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    Мартин Ван Бюрен

    Эту статью мне посоветовал мой приятель, который использует http://securityrussia.com/catalogue/cardsem в своем офисе, и они действительно выручают его своей работоспособностью, своими отличными характеристиками и надежностью. The Flying Dutchman,” "The Red Fox,” "The Little Magician”— Martin Van Buren went by several nicknames attesting to his character, astute and perceptive to some, sly and deceptive to others. Before becoming president, Van Buren reshaped American politics by promoting political parties Martin Van Buren 69 and making the Democrats into a modern campaign organization. His appeal to the masses through populist tactics and his building of loyalty through a spoils system resulted, under Andrew Jackson, in a more powerful presidency than ever before. Van Buren’s opportunism, however, made his own presidential administration weak and provided the blueprint used by his opponents to prevent his reelection. k Martin Van Buren’s birth on December 5, 1782, to Abraham Van Buren and Maria Hoes Van Alen Van Buren in the Dutch town of Kinderhook, New York, made him the first president to be born after America’s declaration of independence from Britain. His ancestors were indentured servants from the Netherlands, and his father a farmer and tavern keeper. Martin attended local schools until age 14 and then studied law, first in Kinderhook, where he clerked in the firm of Francis Silvester, and then in New York City. As he developed an interest in politics, he supported the Republican Party and in 1800 campaigned for its presidential candidate, Thomas Jefferson, who attacked the opposition Federalists for being more concerned with serving the wealthy than the nation as a whole. Although far from a modern mass party, the Republicans hinted at the future with their appeal to a broad following, and Van Buren learned from their tactics. Martin Van Buren was admitted to the bar in 1803 and began his law practice in Kinderhook as the partner of James Van Allen. He described himself as a lightweight intellectually, more inclined to political action. In 1807 he married a distant cousin, Hannah Hoes. They had four sons, but their marriage was cut short by Hannah’s death in 1819. Van Buren held a local office and won election in 1812 to the state senate on a platform criticizing the national bank, a recurring theme in his political career. He supported the War of 1812 and New York’s building of the Erie Canal and sponsored a bill to abolish imprisonment for debt, a progressive measure opposed by many creditors. While continuing in the state senate, he served as attorney general from 1816 to 1819, at which time he prosecuted General William Hull for neglect of duty in surrendering Detroit to the British during the war. Although Van Buren won his case, President James Madison overturned Hull’s sentence. Van Buren aligned himself with the Bucktail faction among the Republicans and supported Jeffersonian principles based on limited government while opposing those in the party who compromised with the Federalists. At the same time he built a powerful political machine, known as the Albany Regency, which set party policy, managed campaigns, and maintained discipline through patronage. This meant government workers had to adhere to the party line or lose their jobs. Van Buren later applied these tactics to national politics. No more powerful a politician could be found in populous New York than the Dutchman from Kinderhook. In 1821 Van Buren served as a delegate to the New York State constitutional convention, and the legislature elected him to the U.S. Senate. Three years later he managed Georgian William H. Crawford’s unsuccessful campaign for the presidency. The race stimulated Van Buren and convinced him he could be a "president maker.” He believed the answer to winning four years later and unseating John Quincy Adams lay in the organizational structure he had learned in New York and therefore in forming a cohesive political party. Although political parties existed before Van Buren began his career, by the 1820s the Federalists had dissolved. This left only the National Republicans, who had fallen prey to factional squabbles so severe that John Quincy Adams, only a nominal Republican to begin with, presided over a weak, ineffectual party. Van Buren saw an opportunity. Unlike many Americans, including past presidents George Washington and Thomas Jefferson, 70 Martin Van Buren who thought political parties evil or at best a necessary evil, Van Buren saw them as quite the opposite. "With fairness and moderation,” he said, "the very discord which is . . . produced may . . . be conducive to the public good.” Particularly after the 1820 Missouri crisis, when Northerners and Southerners differed over whether that territory should be allowed to enter the Union as a slave state, Van Buren believed parties could maintain national unity by bringing sections of the country together while keeping slavery out of politics. He pointed out that "formerly attacks upon Southern Republicans were regarded by those of the north as assaults upon their political brethren & resented accordingly. This all powerful sympathy has been much weakened, if not, destroyed by the amalgamating policy of Mr. Monroe” and the demise of a two-party system. In other words, Northerners and Southerners together in the same party would refrain from attacking each other over slavery, or any other issue, for fear of tearing the party apart. Reelected to the Senate in 1827, Van Buren pledged himself to "protect the remaining rights reserved to the states by the federal constitution [and] to restore those of which they have been divested by construction.” He then applied his political insight and helped put together an effective coalition for the upcoming 1828 presidential contest, the Democratic Party. He wanted the Democrats to unite southern planters with "plain Republicans” in the North. Historian Robert V. Remini observes that "The making of the Democratic Party . . . was largely the work of Martin Van Buren. . . . It was Van Buren who joined together the different sections of the country and united the followers of [John C.] Calhoun and [William] Crawford with the Jacksonians. It was he who tried to draw the East and West closer together. It was he who renewed the alliance between the North and South that lasted until 1860.” Van Buren toured the South in 1827, where his meeting with prominent politicians solidified the alliance he sought. The Democrats attached themselves to Jeffersonian principles and embraced a limited national government. This was in stark contrast to the highly nationalistic program advocated by John Quincy Adams, who wanted the federal government to fund projects as wide-ranging as canals and astronomical observatories. To a certain extent, Van Buren’s party chose opportunism over principles. Van Buren wanted Andrew Jackson to be its standard bearer more because of his popular appeal as a military hero from the War of 1812 than his stand on any issues. Yet too much can be made of this. Van Buren would never have supported or promoted Jackson if the general had shown himself opposed to Jeffersonian ideas. According to Remini, Van Buren turned to Jackson "because he could use the General to . . . eliminate Federalist principles from the national government”— principles that advanced federal power over that of the states. The Democrats worked to build mass support at a time when the removal of property qualifications meant that most adult white males could vote. Rallies, parades, and slogans became their tools, as did mud-slinging when they portrayed John Quincy Adams as a president intent on raiding the public treasury. The Adams campaign retaliated by presenting Jackson as an illiterate adulterer. To help Andrew Jackson win New York, Van Buren relinquished his Senate seat in 1828 and ran for governor, placing his name, with its strong appeal in his home state, on the Democratic ticket alongside Jackson’s. Van Buren’s tactics carried the day, and Jackson was elected president. A new era began in politics as the appeal to the common folk unlocked the door to the White House. Others would soon copy the Democrats. Van Buren served as governor for only two months in 1829 before Jackson named him secretary of state. He received widespread acclaim when he negotiated a settlement with Britain over trade in the West Indies and obtained an agreement with Turkey granting America access to the Black Sea. Martin Van Buren 71 Van Buren’s prominence within Jackson’s administration came from his close relationship with the president. He worked indefatigably behind the scenes for Jackson and outdistanced all others in the cabinet and among the president’s advisers in influence. One observer commented about Van Buren: "He glides along as smoothly as oil and silently as a cat, managing so adroitly that nobody perceives it.” With his cautious and often compromising ways, Van Buren counterbalanced Jackson’s impetuous and stubborn character. The New Yorker strengthened the Democratic Party and Jackson’s administration by developing the spoils system, under which appointment to office depended in large measure on party loyalty. Critics called it corrupt, but Van Buren defended it, saying that it ensured Jackson’s administration would be responsive to the people. Martin Van Buren displayed his political cunning in a crisis called the Eaton Affair, which threatened to destroy Jackson’s presidency and Van Buren’s own hopes of succeeding to the White House. After Jackson appointed John Eaton secretary of war, all other cabinet members, except Van Buren, decided to snub Eaton’s wife, Peggy, for a supposedly checkered sexual past. Those who ostracized Peggy were linked with Vice President John C. Calhoun, who, like Van Buren, wanted to become president. To end the dispute and weaken Calhoun, Van Buren resigned in 1831. This allowed Jackson to ask for resignations from all his department heads, purge the Calhoun faction, and appoint a new cabinet. President Jackson then made Van Buren minister to Britain. Calhoun struck back, however, when he broke a tie in the Senate over whether to confirm the New Yorker’s appointment by voting nay. Calhoun thought he had ruined Van Buren’s political career, but he reappeared when Jackson, angered by Calhoun’s action, chose Van Buren to be his running mate in 1832. As vice president, Van Buren resumed his advisory role to Jackson and presided over the same body, the Senate, that had denied him his ministerial appointment. When the smoke of the political battle with Calhoun had cleared, Van Buren was in an even stronger position to become the next president. With Andrew Jackson’s full support, Martin Van Buren obtained the Democratic nomination for president in 1836. Opponents of Jacksonian democracy tried to prevent his ascension by forming the Whig Party and running three candidates for president: westerner William Henry Harrison, New Englander Daniel Webster, and Southerner Hugh L. White, each with a strong following in his own geographic section. They called Jackson "King Andrew I” and claimed Van Buren would simply be the outgoing president’s puppet. During the campaign, Van Buren criticized the national banks and opposed federal funding for internal improvements, which he thought best left to the states. He stood against the abolition of slavery in Washington, D.C., unless the South agreed to it and against ending slavery where it already existed. Together the Whig candidates polled 739,795 popular votes, but Van Buren obtained 765,483, along with a majority of the electoral vote. The result revealed two political parties closely matched rather than a resounding triumph for Jackson’s policies. Opinions about the new president corresponded to the prevailing sharp differences in politics. John Quincy Adams, long a critic of Jackson and Van Buren, once stated: "There are many features in the character of Mr. Van Buren strongly resembling that of Mr. [James] Madison—his calmness, his gentleness of manner, his discretion, his easy and conciliatory temper. But Madison had none of his obsequiousness, his sycophancy, his profound dissimulation and duplicity.” Andrew Jackson observed quite differently: "Instead of his being selfish and intriguing, as has been represented by some of his opponents, I have found him frank, open, candid, and manly. As a Counsellor he is able and prudent . . . and one of the most pleasant men to do business with I ever saw.” Critics claimed Van Buren was ineffective in controlling subordinates; 72 Martin Van Buren supporters called him skillful in managing others. All agreed that the short, plump, balding man, known as an exquisite dresser and connoisseur of fine wine, presented a cheerful countenance and a firm attachment to Jacksonian politics. At his inauguration Van Buren reiterated his campaign position on slavery, stressed the importance of national unity, and described the United States as enjoying a prosperity "surely not elsewhere to be found.” As it turned out, economic issues vexed his presidency after a severe depression hit in 1837. The causes of the downturn were several. First, an economic collapse in England lowered the overseas demand for American cotton and dropped prices from 17.5 cents per pound to 13.5 cents, devastating not only the South but also the North and West, whose economies were linked to southern commerce. Second, excessive speculation in land and in stocks on Wall Street encouraged unsound economic practices. Finally, Jacksonian policy contributed to the collapse. Andrew Jackson had destroyed the national bank, and with this controlling influence gone, state banks made risky loans at high interest rates that caused inflation. As prices climbed 50 percent in the 1830s, President Jackson tried to dampen inflation and speculation by having Congress pass the Specie Circular, which said the federal government would only accept gold and silver in payment for public land. Although the circular reduced speculation as intended, it made land more difficult for common people to buy and became the most unpopular Jackson program. Now Van Buren reaped the impact of his predecessor’s policies and inherited an economic mess. Yet he had supported Jackson and in particular had endorsed the president’s decision to kill the national bank. As the depression worsened, President Van Buren called a special session of Congress, which met in September 1837. In his message to those assembled he called for action but then laid out his belief in limited government. He said, "All communities are apt to look to government for too much. Even in our own country, where its powers and duties are so strictly limited, we are prone to do so, especially at periods of sudden embarrassment and distress.” He went on to say that government should not be considered a source of relief from the depression and added the founding fathers had "wisely judged that the less government interferes with private pursuits the better for the general prosperity.” The Whigs were perplexed and thought his argument contorted and limited. Senator Daniel Webster said, "I feel as if I were in some other sphere, as if I were not at home, as if this could not be America when I see schemes of public policy proposed, having for their object the convenience of Government only, and leaving the people to shift for themselves.” The president did propose to change the banking system when he asked Congress to establish an Independent Treasury so the federal government could deposit its money in its own vaults rather than in selected state banks. Van Buren believed this would protect federal funds from those state banks that were using the money for speculative purposes. The Whigs opposed him; they claimed the plan would make recovery more difficult by taking specie out of circulation and making loans and credit tighter. To them Van Buren seemed to be straddling the fence, trying to correct the bad policy that had destroyed the national bank but failing to develop a proposal that honestly admitted the mistake and completely corrected it. They wanted the national bank restored. Many conservative Democrats broke with Van Buren on the issue for another reason: They wanted the federal government to continue using the state banks. This faction combined with the Whigs to defeat the Independent Treasury in the House by a vote of 120-106. Whig leader Henry Clay then tried to reestablish the national bank but failed. The depression encouraged factional fighting among Democrats—a constant hindrance for Van Buren—and provided the Whigs with political ammunition. They made large gains in the 1837 elections, and in Van Buren’s home state of New York they won control of the assembly. Martin Van Buren 73 In foreign affairs President Van Buren skillfully handled two disputes with Britain. In 1837 dissidents in Canada revolted against British rule. Those Americans who wanted Canada to become a part of the United States sympathized with the rebels; some even formed clubs to support them with arms and men. In December 1837 Canadian militia attacked a private American ship, the Caroline, used in smuggling military supplies. This resulted in the death of an American. During the following year Canadian rebels launched several raids against the British from American soil. Van Buren cooled Britain’s anger by making it clear that Americans had no right to invade Canada, and that those who did would receive no help from their government if they were captured. At the same time a dispute involving the border between Maine and Canada nearly erupted into fighting. The 1783 Treaty of Paris, by which Britain recognized America’s independence, had left the border unclear. At stake was about 12,000 square miles of valuable timber land in the Aroostook region. After the United States refused to accept a decision arbitrated by the Netherlands, residents of Maine and the Canadian province of New Brunswick began arming themselves, and Congress allocated $10 million for defense while authorizing the president to call up 50,000 volunteers. Working with General Winfield Scott, who was appointed as an emissary, Van Buren convinced the governor of Maine to withdraw his militia from the Aroostook, and when New Brunswick agreed to restrain itself, the tension lessened. In 1842, after Van Buren left the presidency, the Webster-Ashburton Treaty established a compromise line by which Maine received 7,000 of the 12,000 square miles in dispute. Although the economy improved in 1838 after repeal of the Specie Circular, in 1839 it took another plunge and would remain depressed for five years. Cotton prices hit new lows, textile mills in Lowell, Massachusetts, stood idle, and an estimated 50,000 unemployed in New York City sank into poverty. Civic leader Philip Hone observed: "Business of all kinds is completely at a stand, and the whole body politic sick and infirm, and calling aloud for remedy.” The Whigs demanded a protective tariff, federal funding for internal improvements, and expansion of the banking system. In those states where they governed, they increased the number of banks and enlarged the supply of paper money. In Washington, Van Buren finally convinced Congress in 1840 to establish his Independent Treasury. The measure produced neither relief nor disaster. According to historian Glyndon G. Van Deusen, it "made no fundamental contribution either to financial stability or to the search for a uniform currency.” As much as Van Buren thought a political party system would foster national unity by making it unwise to touch the sensitive slave issue and risk alienating voters, events worked to heighten sectional tension. After the House of Representatives passed five gag rules in the late 1830s and 1840s (the last one being repealed in 1844) that prohibited Congress from considering any petitions dealing with slavery, abolitionist protests grew louder and stronger. Southerners reacted with an uncompromising defense of slavery made more strident when the Underground Railroad continued to transport runaway slaves from the South and when the state of New York refused to extradite three African Americans accused of stealing slaves. Because of the heated atmosphere, Van Buren tried to avoid antagonizing Southerners. He condemned the continued illegal importation of slaves from Africa but did little to stop it. When the Cuban ship Amistad arrived near Long Island, New York, bearing mutinous slaves under transport from Africa to the Caribbean, he instructed the government to argue in district court that the slaves should be returned to their owners. The court, however, ordered the slaves released. Van Buren appealed the decision to the Supreme Court but lost again, and the Africans were set free. 74 Martin Van Buren Much as Van Buren had plotted in the 1820s to deny John Quincy Adams reelection, the Whigs plotted in the 1830s to deny the same to him. They copied Van Buren’s tactics with precision. They accused him of living in luxurious splendor at the taxpayers’ expense. One Whig congressman said the president used finger bowls to dip his "pretty tapering soft, white lily fingers, after dining on fricandaus de veau and omelet souffle.” Where the Democrats had charged Adams in 1828 with buying a billiard table for the White House, the Whigs charged Van Buren with spending $1,000 on a gardener’s salary. That a heating system was installed in the drafty White House during Van Buren’s presidency, along with copper bathtubs, lent credence to the Whig attack. Much as the Democrats had turned to a frontier military hero, Andrew Jackson, as their presidential candidate in 1828, the Whigs selected William Henry Harrison, famous for his victory over the Indians at Tippecanoe. They selected Virginian John Tyler as his running mate, leading to the slogan "Tippecanoe and Tyler Too!” Although the Whigs refused to write a campaign platform, they stood for federal funding of internal improvements, protective tariffs, and a national bank, while Van Buren opposed them on these issues and defended the Independent Treasury. The election relied mainly on creating simple images. Harrison was portrayed as close to the people and as a common frontiersman. (He actually lived on a large plantation.) The Whigs said Martin Van Buren should more accurately be called Martin Van Ruin, in light of the economic depression. They also accused the president of being a fence sitter, demonstrated by his refusal to take controversial stands so he could maintain political coalitions. Harrison won easily, carrying 19 of the 26 states. Van Buren tried again for the Democratic nomination in 1844 but blundered and lost to James K. Polk when he angered Andrew Jackson by opposing the annexation of Texas. Four years later Van Buren voiced his opposition to slavery and ran for president as the candidate of the Free Soil Party. He won no electoral votes, but by splitting the Democratic Party in New York, he helped elect Zachary Taylor, the Whig nominee. In his later years, Van Buren oversaw his Lindenwald estate in New York and traveled to Europe, where he bought fine clothes and presumably ate omelet souffles without recrimination. After the Civil War began, he expressed support for Abraham Lincoln, but he died before the war ended, on July 24, 1862. Although as president he proved weaker and less popular than Andrew Jackson and lived in his predecessor’s shadow, he left an enduring legacy in building the Democratic Party, stimulating a competitive two-party system, and developing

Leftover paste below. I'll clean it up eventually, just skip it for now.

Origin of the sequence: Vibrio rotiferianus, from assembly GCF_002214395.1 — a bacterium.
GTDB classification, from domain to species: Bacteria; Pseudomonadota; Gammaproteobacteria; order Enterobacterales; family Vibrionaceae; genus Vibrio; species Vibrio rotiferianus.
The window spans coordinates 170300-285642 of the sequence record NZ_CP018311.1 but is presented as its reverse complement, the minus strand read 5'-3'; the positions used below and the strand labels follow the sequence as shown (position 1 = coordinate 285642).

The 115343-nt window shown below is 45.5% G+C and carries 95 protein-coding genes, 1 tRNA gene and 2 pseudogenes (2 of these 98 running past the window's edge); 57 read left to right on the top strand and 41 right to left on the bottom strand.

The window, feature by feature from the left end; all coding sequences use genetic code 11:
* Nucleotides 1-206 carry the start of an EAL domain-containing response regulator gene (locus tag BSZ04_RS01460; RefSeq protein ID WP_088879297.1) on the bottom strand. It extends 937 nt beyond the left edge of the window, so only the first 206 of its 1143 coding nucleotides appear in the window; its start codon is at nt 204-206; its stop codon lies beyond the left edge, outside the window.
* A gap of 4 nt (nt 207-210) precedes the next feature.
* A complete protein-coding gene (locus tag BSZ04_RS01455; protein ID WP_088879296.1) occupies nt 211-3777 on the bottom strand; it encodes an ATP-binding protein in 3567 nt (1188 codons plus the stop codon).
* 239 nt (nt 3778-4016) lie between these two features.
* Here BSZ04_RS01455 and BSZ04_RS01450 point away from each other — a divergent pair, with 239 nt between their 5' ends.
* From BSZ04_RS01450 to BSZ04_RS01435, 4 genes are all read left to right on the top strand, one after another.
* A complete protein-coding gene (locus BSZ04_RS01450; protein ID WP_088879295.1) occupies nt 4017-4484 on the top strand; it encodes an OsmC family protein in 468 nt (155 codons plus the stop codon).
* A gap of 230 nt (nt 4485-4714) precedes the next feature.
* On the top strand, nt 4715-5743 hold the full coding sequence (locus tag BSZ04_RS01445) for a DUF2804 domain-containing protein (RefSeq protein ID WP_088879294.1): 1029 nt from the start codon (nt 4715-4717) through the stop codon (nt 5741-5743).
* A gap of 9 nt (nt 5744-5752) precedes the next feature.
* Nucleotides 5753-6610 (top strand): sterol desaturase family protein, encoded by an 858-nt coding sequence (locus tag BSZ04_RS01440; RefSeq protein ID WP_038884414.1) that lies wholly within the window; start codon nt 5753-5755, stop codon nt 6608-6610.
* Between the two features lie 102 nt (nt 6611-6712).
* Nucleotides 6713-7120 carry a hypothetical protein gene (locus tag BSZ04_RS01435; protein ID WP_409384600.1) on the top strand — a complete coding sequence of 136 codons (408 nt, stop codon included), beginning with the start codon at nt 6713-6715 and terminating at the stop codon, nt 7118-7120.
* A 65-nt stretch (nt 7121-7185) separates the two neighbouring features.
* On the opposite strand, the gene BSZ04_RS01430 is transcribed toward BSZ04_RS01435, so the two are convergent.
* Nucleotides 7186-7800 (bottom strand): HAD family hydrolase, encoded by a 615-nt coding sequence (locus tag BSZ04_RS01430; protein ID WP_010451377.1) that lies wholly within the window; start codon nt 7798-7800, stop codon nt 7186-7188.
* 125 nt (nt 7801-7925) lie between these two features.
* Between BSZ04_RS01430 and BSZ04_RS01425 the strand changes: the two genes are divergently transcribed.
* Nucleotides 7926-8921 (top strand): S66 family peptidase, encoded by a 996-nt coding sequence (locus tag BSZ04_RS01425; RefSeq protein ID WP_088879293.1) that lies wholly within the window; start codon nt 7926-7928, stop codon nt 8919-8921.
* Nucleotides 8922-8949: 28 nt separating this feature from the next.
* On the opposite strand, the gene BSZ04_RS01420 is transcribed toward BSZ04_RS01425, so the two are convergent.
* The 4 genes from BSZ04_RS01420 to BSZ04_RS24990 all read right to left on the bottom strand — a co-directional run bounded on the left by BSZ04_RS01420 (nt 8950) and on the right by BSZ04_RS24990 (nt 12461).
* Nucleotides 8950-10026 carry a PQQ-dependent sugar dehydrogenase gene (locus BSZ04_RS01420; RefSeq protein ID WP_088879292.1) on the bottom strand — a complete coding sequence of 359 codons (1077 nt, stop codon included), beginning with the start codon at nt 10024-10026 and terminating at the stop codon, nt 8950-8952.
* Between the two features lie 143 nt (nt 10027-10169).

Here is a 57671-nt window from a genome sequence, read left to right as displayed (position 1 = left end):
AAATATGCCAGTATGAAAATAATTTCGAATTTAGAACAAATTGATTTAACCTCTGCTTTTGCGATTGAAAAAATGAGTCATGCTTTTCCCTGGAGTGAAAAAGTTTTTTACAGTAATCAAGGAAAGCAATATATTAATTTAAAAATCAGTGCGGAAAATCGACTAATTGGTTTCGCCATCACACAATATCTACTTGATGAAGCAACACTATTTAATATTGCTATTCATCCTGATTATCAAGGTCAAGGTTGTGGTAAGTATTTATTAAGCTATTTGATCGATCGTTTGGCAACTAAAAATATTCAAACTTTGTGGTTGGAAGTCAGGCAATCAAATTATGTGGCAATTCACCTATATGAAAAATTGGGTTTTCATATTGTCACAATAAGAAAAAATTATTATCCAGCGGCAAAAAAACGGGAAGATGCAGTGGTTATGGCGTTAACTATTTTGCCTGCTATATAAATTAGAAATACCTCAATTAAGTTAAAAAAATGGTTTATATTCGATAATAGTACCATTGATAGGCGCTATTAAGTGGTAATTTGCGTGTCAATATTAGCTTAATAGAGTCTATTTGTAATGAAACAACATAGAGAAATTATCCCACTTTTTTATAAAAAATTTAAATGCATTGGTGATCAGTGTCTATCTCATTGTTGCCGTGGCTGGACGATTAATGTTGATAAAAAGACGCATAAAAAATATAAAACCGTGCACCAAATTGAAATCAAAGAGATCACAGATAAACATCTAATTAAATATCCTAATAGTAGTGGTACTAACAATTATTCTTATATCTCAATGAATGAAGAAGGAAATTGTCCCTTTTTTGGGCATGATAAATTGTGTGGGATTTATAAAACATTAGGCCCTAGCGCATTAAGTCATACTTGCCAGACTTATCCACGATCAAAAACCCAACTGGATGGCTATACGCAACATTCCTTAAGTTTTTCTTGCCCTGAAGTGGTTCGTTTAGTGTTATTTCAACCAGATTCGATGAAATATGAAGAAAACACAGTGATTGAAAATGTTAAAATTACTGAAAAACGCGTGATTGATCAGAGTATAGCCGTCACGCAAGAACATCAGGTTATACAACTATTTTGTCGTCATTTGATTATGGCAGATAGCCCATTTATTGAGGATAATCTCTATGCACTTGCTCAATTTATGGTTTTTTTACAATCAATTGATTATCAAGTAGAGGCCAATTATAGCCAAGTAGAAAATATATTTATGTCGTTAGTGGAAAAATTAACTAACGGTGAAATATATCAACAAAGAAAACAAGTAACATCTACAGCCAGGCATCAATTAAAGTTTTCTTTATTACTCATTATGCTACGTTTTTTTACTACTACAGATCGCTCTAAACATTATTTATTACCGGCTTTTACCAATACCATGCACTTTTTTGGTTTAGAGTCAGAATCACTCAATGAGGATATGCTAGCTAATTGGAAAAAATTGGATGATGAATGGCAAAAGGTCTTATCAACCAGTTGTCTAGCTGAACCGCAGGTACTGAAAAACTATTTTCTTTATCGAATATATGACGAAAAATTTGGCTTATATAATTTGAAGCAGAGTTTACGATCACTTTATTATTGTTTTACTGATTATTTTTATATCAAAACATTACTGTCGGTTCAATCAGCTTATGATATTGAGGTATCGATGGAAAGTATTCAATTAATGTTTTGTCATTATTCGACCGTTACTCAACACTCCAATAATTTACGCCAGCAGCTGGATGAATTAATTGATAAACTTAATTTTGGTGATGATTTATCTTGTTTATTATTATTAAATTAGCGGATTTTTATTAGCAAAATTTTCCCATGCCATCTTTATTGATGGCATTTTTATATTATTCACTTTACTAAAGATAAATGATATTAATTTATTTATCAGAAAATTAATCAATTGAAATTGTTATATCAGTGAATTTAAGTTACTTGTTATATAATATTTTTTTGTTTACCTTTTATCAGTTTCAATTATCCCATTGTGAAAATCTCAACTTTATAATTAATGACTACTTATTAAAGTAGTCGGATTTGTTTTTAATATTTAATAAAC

the techniques of modern campaigning.